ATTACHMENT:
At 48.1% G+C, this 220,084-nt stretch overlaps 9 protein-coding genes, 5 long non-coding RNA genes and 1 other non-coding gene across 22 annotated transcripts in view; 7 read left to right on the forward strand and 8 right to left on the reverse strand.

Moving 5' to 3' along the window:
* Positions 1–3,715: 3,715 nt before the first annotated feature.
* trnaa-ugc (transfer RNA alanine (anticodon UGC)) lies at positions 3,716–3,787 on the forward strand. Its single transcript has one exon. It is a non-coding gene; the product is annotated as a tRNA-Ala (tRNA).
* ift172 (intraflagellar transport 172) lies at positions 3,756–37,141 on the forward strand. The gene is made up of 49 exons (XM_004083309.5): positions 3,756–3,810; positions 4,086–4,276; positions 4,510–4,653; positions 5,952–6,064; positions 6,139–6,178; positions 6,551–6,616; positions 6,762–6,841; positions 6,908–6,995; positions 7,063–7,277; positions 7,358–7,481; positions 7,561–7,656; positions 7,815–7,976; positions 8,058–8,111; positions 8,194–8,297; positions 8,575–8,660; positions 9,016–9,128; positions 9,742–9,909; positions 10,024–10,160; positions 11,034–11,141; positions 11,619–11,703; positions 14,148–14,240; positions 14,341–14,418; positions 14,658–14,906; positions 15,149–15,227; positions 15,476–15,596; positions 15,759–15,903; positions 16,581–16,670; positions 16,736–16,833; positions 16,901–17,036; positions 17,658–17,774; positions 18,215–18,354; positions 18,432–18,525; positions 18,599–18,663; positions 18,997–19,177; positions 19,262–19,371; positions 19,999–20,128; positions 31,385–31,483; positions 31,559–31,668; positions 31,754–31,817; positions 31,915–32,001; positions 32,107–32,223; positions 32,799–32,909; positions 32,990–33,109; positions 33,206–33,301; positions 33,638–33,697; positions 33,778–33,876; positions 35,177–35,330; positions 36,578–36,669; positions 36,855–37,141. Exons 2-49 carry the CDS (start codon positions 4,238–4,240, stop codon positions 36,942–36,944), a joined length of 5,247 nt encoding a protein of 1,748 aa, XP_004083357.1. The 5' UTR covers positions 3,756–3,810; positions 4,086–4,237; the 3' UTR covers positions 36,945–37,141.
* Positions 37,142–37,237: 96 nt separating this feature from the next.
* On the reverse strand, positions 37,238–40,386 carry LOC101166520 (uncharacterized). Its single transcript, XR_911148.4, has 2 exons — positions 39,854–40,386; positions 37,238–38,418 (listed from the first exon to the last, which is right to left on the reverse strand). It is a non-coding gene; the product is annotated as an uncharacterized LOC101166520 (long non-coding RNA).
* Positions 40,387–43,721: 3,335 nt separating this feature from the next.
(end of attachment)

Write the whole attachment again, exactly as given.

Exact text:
At 48.1% G+C, this 220,084-nt stretch overlaps 9 protein-coding genes, 5 long non-coding RNA genes and 1 other non-coding gene across 22 annotated transcripts in view; 7 read left to right on the forward strand and 8 right to left on the reverse strand.

Moving 5' to 3' along the window:
* Positions 1–3,715: 3,715 nt before the first annotated feature.
* trnaa-ugc (transfer RNA alanine (anticodon UGC)) lies at positions 3,716–3,787 on the forward strand. Its single transcript has one exon. It is a non-coding gene; the product is annotated as a tRNA-Ala (tRNA).
* ift172 (intraflagellar transport 172) lies at positions 3,756–37,141 on the forward strand. The gene is made up of 49 exons (XM_004083309.5): positions 3,756–3,810; positions 4,086–4,276; positions 4,510–4,653; positions 5,952–6,064; positions 6,139–6,178; positions 6,551–6,616; positions 6,762–6,841; positions 6,908–6,995; positions 7,063–7,277; positions 7,358–7,481; positions 7,561–7,656; positions 7,815–7,976; positions 8,058–8,111; positions 8,194–8,297; positions 8,575–8,660; positions 9,016–9,128; positions 9,742–9,909; positions 10,024–10,160; positions 11,034–11,141; positions 11,619–11,703; positions 14,148–14,240; positions 14,341–14,418; positions 14,658–14,906; positions 15,149–15,227; positions 15,476–15,596; positions 15,759–15,903; positions 16,581–16,670; positions 16,736–16,833; positions 16,901–17,036; positions 17,658–17,774; positions 18,215–18,354; positions 18,432–18,525; positions 18,599–18,663; positions 18,997–19,177; positions 19,262–19,371; positions 19,999–20,128; positions 31,385–31,483; positions 31,559–31,668; positions 31,754–31,817; positions 31,915–32,001; positions 32,107–32,223; positions 32,799–32,909; positions 32,990–33,109; positions 33,206–33,301; positions 33,638–33,697; positions 33,778–33,876; positions 35,177–35,330; positions 36,578–36,669; positions 36,855–37,141. Exons 2-49 carry the CDS (start codon positions 4,238–4,240, stop codon positions 36,942–36,944), a joined length of 5,247 nt encoding a protein of 1,748 aa, XP_004083357.1. The 5' UTR covers positions 3,756–3,810; positions 4,086–4,237; the 3' UTR covers positions 36,945–37,141.
* Positions 37,142–37,237: 96 nt separating this feature from the next.
* On the reverse strand, positions 37,238–40,386 carry LOC101166520 (uncharacterized). Its single transcript, XR_911148.4, has 2 exons — positions 39,854–40,386; positions 37,238–38,418 (listed from the first exon to the last, which is right to left on the reverse strand). It is a non-coding gene; the product is annotated as an uncharacterized LOC101166520 (long non-coding RNA).
* Positions 40,387–43,721: 3,335 nt separating this feature from the next.